Photo by Bob Gress
Total Length: 38 - 42 inches
Tail Length: 12-15 inches
Weight: 8-10 pounds
Red foxes are smaller than coyotes and larger than swift foxes. They
have a bright, rusty-red coat with a white belly, white chin and a bushy, red tail with a
white tip. They dig dens in wooded hillsides or stream banks or use dens constructed by
other mammals. They hunt alone from dusk to dawn and are noted for their comical
"mouse leap," where they spring straight up and pounce with all four feet on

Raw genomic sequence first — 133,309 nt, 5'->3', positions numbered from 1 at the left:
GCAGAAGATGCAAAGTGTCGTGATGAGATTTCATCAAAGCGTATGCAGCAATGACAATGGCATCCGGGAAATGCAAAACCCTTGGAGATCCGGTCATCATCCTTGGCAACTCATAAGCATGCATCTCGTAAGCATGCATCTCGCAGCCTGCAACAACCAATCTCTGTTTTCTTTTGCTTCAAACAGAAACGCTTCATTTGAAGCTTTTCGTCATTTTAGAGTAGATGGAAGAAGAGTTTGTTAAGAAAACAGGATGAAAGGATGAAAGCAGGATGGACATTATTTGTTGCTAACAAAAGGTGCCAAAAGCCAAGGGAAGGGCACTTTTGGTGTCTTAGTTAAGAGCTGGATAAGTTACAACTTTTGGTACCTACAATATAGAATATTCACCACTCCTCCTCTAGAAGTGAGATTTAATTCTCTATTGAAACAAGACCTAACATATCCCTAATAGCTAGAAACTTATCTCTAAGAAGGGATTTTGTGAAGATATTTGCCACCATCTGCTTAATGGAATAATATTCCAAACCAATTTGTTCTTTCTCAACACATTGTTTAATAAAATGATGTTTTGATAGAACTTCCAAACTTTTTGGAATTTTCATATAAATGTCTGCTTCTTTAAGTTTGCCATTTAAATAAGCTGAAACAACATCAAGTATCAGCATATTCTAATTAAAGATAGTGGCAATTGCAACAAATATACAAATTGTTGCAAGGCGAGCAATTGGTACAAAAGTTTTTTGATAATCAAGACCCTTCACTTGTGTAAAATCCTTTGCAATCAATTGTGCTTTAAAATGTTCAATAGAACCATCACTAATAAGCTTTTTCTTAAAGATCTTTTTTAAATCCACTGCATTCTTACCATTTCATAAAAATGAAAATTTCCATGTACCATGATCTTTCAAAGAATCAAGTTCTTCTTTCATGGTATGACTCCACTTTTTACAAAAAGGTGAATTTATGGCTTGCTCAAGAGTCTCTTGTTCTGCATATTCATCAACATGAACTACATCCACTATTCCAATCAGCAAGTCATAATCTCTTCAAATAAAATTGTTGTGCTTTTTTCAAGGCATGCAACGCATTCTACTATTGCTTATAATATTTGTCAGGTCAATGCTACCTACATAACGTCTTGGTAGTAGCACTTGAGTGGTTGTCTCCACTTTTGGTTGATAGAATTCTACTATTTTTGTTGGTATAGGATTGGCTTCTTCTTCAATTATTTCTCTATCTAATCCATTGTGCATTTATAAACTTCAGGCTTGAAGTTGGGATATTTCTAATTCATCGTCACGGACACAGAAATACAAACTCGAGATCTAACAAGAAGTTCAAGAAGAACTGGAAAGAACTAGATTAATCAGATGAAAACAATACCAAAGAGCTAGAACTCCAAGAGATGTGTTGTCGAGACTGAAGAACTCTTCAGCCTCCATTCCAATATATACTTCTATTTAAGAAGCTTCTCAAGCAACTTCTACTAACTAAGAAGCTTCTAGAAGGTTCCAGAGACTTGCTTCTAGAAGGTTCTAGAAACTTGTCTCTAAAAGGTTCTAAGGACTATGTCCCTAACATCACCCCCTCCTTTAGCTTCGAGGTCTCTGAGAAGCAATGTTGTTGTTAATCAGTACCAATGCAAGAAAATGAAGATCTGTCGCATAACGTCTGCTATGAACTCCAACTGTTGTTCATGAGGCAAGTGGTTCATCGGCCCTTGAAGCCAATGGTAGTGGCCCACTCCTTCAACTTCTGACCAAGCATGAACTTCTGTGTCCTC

their rodent prey. Litters of 4-9 pups are born in late winter or early spring. They may
live up to 10 years in the wild.
Red foxes are the most widely distributed carnivore in the world and found in North
America, Europe, North Africa and Asia. They are found in all but the western quarter of
the United States and occupy nearly all of Canada and Alaska. They are most commonly found
in woodlands and shrublands throughout Kansas. They may inhabit urban areas along river
corridors and highway interchanges. Coyotes will catch and kill red foxes
Red foxes feed on rabbits, hares, mice, rats, insects, ground nesting birds,
carrion, fruits, berries, garbage and poultry.
Return to the Mammal's Den!
Text: George Potts and Bob Gress
Design: Jim Mason